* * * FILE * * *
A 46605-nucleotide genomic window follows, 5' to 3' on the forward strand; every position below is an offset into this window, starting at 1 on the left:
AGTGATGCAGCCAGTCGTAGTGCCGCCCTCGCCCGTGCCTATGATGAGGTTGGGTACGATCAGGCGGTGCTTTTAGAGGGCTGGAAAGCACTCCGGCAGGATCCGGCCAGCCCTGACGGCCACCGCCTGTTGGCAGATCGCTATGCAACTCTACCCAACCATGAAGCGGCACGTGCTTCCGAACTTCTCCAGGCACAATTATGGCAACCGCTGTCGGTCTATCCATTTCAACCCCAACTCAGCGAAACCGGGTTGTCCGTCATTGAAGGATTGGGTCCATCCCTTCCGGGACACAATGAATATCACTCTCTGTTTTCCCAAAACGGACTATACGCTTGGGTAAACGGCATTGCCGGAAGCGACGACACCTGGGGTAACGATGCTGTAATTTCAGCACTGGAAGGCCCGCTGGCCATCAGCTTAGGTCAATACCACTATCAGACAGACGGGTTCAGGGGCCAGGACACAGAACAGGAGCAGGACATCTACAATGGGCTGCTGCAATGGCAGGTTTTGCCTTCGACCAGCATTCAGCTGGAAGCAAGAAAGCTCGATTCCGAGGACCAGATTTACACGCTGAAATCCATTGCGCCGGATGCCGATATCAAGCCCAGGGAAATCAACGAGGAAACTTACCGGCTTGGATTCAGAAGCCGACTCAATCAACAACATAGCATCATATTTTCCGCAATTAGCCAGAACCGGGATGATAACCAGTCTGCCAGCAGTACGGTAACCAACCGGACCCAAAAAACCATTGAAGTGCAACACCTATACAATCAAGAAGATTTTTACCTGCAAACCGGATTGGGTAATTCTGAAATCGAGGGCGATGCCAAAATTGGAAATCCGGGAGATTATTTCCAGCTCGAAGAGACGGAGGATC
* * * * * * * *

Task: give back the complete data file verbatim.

A 46605-nucleotide genomic window follows, 5' to 3' on the forward strand; every position below is an offset into this window, starting at 1 on the left:
AGTGATGCAGCCAGTCGTAGTGCCGCCCTCGCCCGTGCCTATGATGAGGTTGGGTACGATCAGGCGGTGCTTTTAGAGGGCTGGAAAGCACTCCGGCAGGATCCGGCCAGCCCTGACGGCCACCGCCTGTTGGCAGATCGCTATGCAACTCTACCCAACCATGAAGCGGCACGTGCTTCCGAACTTCTCCAGGCACAATTATGGCAACCGCTGTCGGTCTATCCATTTCAACCCCAACTCAGCGAAACCGGGTTGTCCGTCATTGAAGGATTGGGTCCATCCCTTCCGGGACACAATGAATATCACTCTCTGTTTTCCCAAAACGGACTATACGCTTGGGTAAACGGCATTGCCGGAAGCGACGACACCTGGGGTAACGATGCTGTAATTTCAGCACTGGAAGGCCCGCTGGCCATCAGCTTAGGTCAATACCACTATCAGACAGACGGGTTCAGGGGCCAGGACACAGAACAGGAGCAGGACATCTACAATGGGCTGCTGCAATGGCAGGTTTTGCCTTCGACCAGCATTCAGCTGGAAGCAAGAAAGCTCGATTCCGAGGACCAGATTTACACGCTGAAATCCATTGCGCCGGATGCCGATATCAAGCCCAGGGAAATCAACGAGGAAACTTACCGGCTTGGATTCAGAAGCCGACTCAATCAACAACATAGCATCATATTTTCCGCAATTAGCCAGAACCGGGATGATAACCAGTCTGCCAGCAGTACGGTAACCAACCGGACCCAAAAAACCATTGAAGTGCAACACCTATACAATCAAGAAGATTTTTACCTGCAAACCGGATTGGGTAATTCTGAAATCGAGGGCGATGCCAAAATTGGAAATCCGGGAGATTATTTCCAGCTCGAAGAGACGGAGGATC